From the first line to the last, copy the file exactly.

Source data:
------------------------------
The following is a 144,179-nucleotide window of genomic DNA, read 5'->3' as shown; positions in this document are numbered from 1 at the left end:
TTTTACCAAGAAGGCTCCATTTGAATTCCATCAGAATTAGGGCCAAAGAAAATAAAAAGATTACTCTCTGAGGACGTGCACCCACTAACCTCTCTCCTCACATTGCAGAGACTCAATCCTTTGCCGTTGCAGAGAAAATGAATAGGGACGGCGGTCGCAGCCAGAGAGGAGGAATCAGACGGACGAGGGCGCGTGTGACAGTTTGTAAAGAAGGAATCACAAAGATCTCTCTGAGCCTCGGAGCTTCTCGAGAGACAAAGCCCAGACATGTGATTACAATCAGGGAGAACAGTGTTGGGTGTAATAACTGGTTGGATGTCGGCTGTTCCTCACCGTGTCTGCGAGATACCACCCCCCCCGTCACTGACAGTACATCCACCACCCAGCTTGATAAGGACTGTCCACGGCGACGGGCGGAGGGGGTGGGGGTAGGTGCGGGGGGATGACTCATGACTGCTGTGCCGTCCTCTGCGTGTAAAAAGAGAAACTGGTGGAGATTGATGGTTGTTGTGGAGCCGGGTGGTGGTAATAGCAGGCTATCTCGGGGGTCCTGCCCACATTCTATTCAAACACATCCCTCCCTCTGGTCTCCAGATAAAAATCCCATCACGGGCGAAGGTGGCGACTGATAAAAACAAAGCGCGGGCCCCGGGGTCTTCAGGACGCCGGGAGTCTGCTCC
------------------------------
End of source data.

The following is a 144,179-nucleotide window of genomic DNA, read 5'->3' as shown; positions in this document are numbered from 1 at the left end:
TTTTACCAAGAAGGCTCCATTTGAATTCCATCAGAATTAGGGCCAAAGAAAATAAAAAGATTACTCTCTGAGGACGTGCACCCACTAACCTCTCTCCTCACATTGCAGAGACTCAATCCTTTGCCGTTGCAGAGAAAATGAATAGGGACGGCGGTCGCAGCCAGAGAGGAGGAATCAGACGGACGAGGGCGCGTGTGACAGTTTGTAAAGAAGGAATCACAAAGATCTCTCTGAGCCTCGGAGCTTCTCGAGAGACAAAGCCCAGACATGTGATTACAATCAGGGAGAACAGTGTTGGGTGTAATAACTGGTTGGATGTCGGCTGTTCCTCACCGTGTCTGCGAGATACCACCCCCCCCGTCACTGACAGTACATCCACCACCCAGCTTGATAAGGACTGTCCACGGCGACGGGCGGAGGGGGTGGGGGTAGGTGCGGGGGGATGACTCATGACTGCTGTGCCGTCCTCTGCGTGTAAAAAGAGAAACTGGTGGAGATTGATGGTTGTTGTGGAGCCGGGTGGTGGTAATAGCAGGCTATCTCGGGGGTCCTGCCCACATTCTATTCAAACACATCCCTCCCTCTGGTCTCCAGATAAAAATCCCATCACGGGCGAAGGTGGCGACTGATAAAAACAAAGCGCGGGCCCCGGGGTCTTCAGGACGCCGGGAGTCTGCTCC